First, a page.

I wish I could say I’ve been eagerly waiting the release of Greg Sestero’s THE DISASTER ARTIST since he mentioned it on a 2011 episode of the HOW DID THIS GET MADE? podcast, but really, I’ve been eagerly waiting it longer than that — in fact, mere minutes after I saw 2003’s THE ROOM, this millennium’s arguably strongest candidate for Best Worst Movie.
Someone, I reasoned, just had to write a book to answer all my questions surrounding such a misbegotten production, not the least of which was simply, “What the hell?”
Sestero does not disappoint. As one point of THE ROOM’s wretched love triangle and inadvertent line producer, the actor had a front-row seat not just to the chaos of shooting of the $6 million vanity project, but the chaos that was (is?) the life of Tommy Wiseau, “mastermind” of the movie. Years before THE ROOM said, “Oh, hi” to an unsuspecting world, Sestero was a friend and roommate of Wiseau.
The author’s recollections (undoubtedly goosed by DISASTER co-writer Tom Bissell) are hysterical from the start. On page 2, I was already laughing out loud at Sestero’s descriptions of the … how you say, “unique” look of Wiseau: “Gene Simmons after three months in the Gobi Desert? The Hunchback of Notre Dame following corrective surgery? An escaped Muppet? The drummer from Ratt?”
A terrific sense of humor is the book’s greatest asset. Unlike THE ROOM, the laughs are intentional. Laughter was something every poor soul who had the unfortunate experience of working on the picture struggled to stifle — everyone, of course, except Wiseau, who failed to see his acting/screenwriting/directing/producing debut as anything but life-altering brilliance.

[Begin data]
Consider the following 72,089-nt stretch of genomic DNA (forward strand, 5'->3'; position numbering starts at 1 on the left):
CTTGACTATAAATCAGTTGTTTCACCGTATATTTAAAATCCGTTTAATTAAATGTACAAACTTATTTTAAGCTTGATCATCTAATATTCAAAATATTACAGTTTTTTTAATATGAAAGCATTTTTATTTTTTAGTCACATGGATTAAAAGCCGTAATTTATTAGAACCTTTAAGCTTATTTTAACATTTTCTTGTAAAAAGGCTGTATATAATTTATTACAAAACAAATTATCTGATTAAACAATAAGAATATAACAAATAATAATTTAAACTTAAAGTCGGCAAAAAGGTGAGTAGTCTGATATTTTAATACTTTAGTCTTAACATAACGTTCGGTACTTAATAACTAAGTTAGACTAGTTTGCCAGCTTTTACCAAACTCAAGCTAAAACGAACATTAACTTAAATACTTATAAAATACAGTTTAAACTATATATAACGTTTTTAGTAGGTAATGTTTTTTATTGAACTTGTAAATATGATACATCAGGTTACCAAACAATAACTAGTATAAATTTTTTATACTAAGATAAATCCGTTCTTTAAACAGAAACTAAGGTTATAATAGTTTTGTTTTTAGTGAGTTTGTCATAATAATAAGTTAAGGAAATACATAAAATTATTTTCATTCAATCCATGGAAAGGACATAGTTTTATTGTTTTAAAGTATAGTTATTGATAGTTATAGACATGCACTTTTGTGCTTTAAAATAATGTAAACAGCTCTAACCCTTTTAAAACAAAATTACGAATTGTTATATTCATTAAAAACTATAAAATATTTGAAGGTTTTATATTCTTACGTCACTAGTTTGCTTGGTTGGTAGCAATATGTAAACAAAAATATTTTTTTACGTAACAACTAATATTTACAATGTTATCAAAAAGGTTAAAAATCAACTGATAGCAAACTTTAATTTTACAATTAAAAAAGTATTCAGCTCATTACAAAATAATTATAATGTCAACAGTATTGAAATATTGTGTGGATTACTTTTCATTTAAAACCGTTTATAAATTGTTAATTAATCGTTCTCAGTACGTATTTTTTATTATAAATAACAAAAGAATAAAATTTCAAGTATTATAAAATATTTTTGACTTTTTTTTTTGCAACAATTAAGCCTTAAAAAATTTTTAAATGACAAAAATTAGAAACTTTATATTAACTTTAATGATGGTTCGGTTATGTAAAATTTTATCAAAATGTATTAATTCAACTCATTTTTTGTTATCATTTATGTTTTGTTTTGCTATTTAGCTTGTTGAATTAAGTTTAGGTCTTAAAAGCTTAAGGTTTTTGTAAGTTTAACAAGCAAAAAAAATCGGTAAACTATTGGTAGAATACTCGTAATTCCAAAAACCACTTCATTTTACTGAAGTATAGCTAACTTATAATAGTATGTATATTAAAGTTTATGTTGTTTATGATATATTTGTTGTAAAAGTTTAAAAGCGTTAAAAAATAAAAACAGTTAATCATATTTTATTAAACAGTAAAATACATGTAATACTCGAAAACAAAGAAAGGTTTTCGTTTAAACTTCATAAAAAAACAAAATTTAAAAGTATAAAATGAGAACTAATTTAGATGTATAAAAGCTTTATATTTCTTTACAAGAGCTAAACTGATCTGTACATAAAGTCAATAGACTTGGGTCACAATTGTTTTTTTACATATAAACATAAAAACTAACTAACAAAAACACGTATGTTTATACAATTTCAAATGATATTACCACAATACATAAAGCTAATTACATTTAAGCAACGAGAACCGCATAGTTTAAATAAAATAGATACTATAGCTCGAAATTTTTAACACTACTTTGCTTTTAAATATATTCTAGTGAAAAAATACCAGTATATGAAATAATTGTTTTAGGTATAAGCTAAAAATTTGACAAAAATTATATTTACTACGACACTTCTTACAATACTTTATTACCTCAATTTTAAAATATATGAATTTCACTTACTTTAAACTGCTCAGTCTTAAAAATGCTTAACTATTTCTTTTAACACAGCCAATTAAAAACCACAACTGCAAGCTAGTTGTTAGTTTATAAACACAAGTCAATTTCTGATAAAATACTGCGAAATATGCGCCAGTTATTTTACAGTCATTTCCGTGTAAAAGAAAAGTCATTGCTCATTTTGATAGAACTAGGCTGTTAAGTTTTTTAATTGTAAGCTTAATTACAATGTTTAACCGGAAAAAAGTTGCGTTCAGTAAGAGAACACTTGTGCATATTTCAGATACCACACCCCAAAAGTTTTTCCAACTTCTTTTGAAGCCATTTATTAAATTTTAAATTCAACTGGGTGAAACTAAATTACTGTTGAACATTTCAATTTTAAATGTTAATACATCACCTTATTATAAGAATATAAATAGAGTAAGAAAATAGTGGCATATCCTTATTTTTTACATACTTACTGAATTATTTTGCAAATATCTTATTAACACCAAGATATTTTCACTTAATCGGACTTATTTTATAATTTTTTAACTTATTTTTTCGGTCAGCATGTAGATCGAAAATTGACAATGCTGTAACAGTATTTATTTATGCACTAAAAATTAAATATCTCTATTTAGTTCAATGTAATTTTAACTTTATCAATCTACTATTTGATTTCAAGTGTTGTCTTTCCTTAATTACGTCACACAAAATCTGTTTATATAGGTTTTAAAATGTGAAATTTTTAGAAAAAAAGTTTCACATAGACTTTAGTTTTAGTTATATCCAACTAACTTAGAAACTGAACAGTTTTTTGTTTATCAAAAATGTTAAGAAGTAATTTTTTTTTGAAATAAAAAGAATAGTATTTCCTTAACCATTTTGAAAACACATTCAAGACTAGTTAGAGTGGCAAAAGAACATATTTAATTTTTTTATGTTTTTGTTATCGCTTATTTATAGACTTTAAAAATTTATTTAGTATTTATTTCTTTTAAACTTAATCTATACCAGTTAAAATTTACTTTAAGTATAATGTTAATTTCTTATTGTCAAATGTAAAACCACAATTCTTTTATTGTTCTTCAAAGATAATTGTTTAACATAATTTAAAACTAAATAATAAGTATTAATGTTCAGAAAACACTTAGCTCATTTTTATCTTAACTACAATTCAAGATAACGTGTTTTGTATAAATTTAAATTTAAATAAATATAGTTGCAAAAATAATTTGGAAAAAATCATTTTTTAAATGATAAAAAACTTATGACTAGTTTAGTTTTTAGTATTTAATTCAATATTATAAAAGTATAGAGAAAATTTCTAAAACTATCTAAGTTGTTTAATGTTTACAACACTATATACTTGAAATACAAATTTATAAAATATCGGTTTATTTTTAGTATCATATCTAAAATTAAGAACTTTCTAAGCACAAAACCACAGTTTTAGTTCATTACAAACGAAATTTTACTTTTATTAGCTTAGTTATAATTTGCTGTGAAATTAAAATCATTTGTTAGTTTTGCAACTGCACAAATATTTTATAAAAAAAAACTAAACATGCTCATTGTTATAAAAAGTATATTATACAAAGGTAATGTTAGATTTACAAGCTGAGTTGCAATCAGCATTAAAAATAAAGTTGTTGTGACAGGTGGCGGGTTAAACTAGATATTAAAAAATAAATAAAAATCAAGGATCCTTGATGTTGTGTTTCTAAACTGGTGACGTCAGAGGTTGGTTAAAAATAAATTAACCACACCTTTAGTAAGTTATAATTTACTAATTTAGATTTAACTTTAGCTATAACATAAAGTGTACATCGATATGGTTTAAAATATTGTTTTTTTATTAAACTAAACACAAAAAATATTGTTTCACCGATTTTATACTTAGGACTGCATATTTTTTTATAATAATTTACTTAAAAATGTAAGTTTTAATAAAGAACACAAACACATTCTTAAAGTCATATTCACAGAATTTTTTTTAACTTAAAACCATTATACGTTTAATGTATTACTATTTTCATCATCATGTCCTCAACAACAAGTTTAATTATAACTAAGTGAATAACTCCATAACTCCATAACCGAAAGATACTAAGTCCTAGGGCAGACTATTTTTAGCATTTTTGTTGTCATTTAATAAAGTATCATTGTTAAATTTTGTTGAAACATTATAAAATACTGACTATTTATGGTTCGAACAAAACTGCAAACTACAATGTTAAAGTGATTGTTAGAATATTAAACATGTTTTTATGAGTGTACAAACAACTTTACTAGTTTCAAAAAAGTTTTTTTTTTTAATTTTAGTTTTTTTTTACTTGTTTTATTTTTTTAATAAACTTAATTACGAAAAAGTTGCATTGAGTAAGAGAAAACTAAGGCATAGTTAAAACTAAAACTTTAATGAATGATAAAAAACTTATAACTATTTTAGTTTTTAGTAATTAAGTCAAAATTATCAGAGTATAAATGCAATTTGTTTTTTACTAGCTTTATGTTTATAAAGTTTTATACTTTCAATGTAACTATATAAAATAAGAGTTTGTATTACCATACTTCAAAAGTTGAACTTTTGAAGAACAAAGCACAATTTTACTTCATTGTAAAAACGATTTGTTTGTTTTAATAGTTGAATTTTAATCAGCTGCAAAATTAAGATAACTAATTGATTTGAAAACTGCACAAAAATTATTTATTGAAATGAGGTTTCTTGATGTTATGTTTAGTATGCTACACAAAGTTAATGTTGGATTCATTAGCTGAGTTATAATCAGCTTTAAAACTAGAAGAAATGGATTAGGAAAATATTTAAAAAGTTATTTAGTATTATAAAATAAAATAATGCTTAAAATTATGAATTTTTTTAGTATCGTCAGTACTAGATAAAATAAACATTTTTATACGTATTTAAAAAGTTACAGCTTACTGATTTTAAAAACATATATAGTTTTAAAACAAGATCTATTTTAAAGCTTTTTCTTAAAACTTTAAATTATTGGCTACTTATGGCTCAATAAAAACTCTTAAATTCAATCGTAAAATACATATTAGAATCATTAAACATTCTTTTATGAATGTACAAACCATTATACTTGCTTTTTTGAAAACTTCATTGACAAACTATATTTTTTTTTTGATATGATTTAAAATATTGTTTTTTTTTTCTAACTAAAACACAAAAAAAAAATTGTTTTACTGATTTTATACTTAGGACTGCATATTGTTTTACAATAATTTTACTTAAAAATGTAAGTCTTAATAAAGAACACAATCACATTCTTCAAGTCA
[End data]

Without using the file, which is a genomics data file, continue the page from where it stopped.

So delusional is Wiseau that he paid for THE ROOM to play a theatrical run (to empty houses, no less) for two whole weeks, because that time frame is required to qualify for Academy Awards consideration. That’s merely one baffling decision of a thousand that Wiseau makes over the course of THE DISASTER ARTIST’s pages. God bless Sestero for taking mental notes the whole time.
So harsh is he on Wiseau at times (“The only casting directors who’d be willing to call Tommy in on the basis of this headshot were the ones curious about what it was like to be murdered”) that I wonder if their friendship experienced a fatal falling-out after the film’s premiere. If so, it goes unaddressed, but that’s about the only thing readers will be left wanting to know. Sestero even sheds light on the enigmatic Wiseau’s past, to disturbing detail.
All of this might come off as an exercise in petty cruelty, if not for two things:
1. Sestero is quick to point out his own shortcomings, i.e. “It’s pretty obvious that I mailed in my performance throughout the entire production, but during this scene I didn’t even bother to lick the envelope.”
2. THE ROOM deserves it. Anyone who’s seen it, knows it, and anyone who’s seen it needs to read this book on its making. Apologies to the word “making.” —Rod Lott